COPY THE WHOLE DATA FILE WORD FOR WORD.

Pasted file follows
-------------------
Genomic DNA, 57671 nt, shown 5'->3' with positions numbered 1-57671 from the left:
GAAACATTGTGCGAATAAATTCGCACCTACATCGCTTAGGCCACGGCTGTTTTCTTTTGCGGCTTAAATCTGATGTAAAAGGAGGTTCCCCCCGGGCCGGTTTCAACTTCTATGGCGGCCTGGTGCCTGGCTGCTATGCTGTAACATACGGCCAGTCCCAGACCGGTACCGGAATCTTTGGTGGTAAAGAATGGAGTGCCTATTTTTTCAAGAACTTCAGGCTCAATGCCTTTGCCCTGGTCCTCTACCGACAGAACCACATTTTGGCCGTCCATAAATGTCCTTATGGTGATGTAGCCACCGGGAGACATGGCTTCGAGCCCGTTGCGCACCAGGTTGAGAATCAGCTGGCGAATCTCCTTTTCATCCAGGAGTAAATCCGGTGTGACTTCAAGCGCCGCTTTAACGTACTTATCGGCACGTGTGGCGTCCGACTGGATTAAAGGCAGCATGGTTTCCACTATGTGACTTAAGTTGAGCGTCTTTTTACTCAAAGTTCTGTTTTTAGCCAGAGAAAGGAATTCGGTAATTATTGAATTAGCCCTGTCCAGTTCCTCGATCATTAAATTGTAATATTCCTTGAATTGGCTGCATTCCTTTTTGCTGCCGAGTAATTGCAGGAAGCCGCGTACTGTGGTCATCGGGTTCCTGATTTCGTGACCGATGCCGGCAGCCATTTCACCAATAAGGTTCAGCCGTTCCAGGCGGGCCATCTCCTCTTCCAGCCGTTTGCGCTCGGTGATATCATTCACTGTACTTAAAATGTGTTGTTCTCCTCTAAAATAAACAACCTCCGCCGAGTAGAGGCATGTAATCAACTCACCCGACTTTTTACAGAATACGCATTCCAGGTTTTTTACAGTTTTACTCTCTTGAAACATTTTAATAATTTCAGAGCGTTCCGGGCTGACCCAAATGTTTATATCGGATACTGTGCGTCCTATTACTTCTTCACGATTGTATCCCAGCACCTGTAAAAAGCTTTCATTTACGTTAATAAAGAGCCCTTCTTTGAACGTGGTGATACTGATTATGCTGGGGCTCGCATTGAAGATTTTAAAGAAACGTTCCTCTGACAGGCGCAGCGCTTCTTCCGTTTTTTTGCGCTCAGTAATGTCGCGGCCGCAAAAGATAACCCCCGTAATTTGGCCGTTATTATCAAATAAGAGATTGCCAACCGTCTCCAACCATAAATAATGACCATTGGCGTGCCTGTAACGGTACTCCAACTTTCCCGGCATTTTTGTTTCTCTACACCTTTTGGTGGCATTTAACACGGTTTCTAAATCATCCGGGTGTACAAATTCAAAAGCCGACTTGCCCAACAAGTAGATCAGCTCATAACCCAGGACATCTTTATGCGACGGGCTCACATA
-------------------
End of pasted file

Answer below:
Genomic DNA, 57671 nt, shown 5'->3' with positions numbered 1-57671 from the left:
GAAACATTGTGCGAATAAATTCGCACCTACATCGCTTAGGCCACGGCTGTTTTCTTTTGCGGCTTAAATCTGATGTAAAAGGAGGTTCCCCCCGGGCCGGTTTCAACTTCTATGGCGGCCTGGTGCCTGGCTGCTATGCTGTAACATACGGCCAGTCCCAGACCGGTACCGGAATCTTTGGTGGTAAAGAATGGAGTGCCTATTTTTTCAAGAACTTCAGGCTCAATGCCTTTGCCCTGGTCCTCTACCGACAGAACCACATTTTGGCCGTCCATAAATGTCCTTATGGTGATGTAGCCACCGGGAGACATGGCTTCGAGCCCGTTGCGCACCAGGTTGAGAATCAGCTGGCGAATCTCCTTTTCATCCAGGAGTAAATCCGGTGTGACTTCAAGCGCCGCTTTAACGTACTTATCGGCACGTGTGGCGTCCGACTGGATTAAAGGCAGCATGGTTTCCACTATGTGACTTAAGTTGAGCGTCTTTTTACTCAAAGTTCTGTTTTTAGCCAGAGAAAGGAATTCGGTAATTATTGAATTAGCCCTGTCCAGTTCCTCGATCATTAAATTGTAATATTCCTTGAATTGGCTGCATTCCTTTTTGCTGCCGAGTAATTGCAGGAAGCCGCGTACTGTGGTCATCGGGTTCCTGATTTCGTGACCGATGCCGGCAGCCATTTCACCAATAAGGTTCAGCCGTTCCAGGCGGGCCATCTCCTCTTCCAGCCGTTTGCGCTCGGTGATATCATTCACTGTACTTAAAATGTGTTGTTCTCCTCTAAAATAAACAACCTCCGCCGAGTAGAGGCATGTAATCAACTCACCCGACTTTTTACAGAATACGCATTCCAGGTTTTTTACAGTTTTACTCTCTTGAAACATTTTAATAATTTCAGAGCGTTCCGGGCTGACCCAAATGTTTATATCGGATACTGTGCGTCCTATTACTTCTTCACGATTGTATCCCAGCACCTGTAAAAAGCTTTCATTTACGTTAATAAAGAGCCCTTCTTTGAACGTGGTGATACTGATTATGCTGGGGCTCGCATTGAAGATTTTAAAGAAACGTTCCTCTGACAGGCGCAGCGCTTCTTCCGTTTTTTTGCGCTCAGTAATGTCGCGGCCGCAAAAGATAACCCCCGTAATTTGGCCGTTATTATCAAATAAGAGATTGCCAACCGTCTCCAACCATAAATAATGACCATTGGCGTGCCTGTAACGGTACTCCAACTTTCCCGGCATTTTTGTTTCTCTACACCTTTTGGTGGCATTTAACACGGTTTCTAAATCATCCGGGTGTACAAATTCAAAAGCCGACTTGCCCAACAAGTAGATCAGCTCATAACCCAGGACATCTTTATGCGACGGGCTCACATA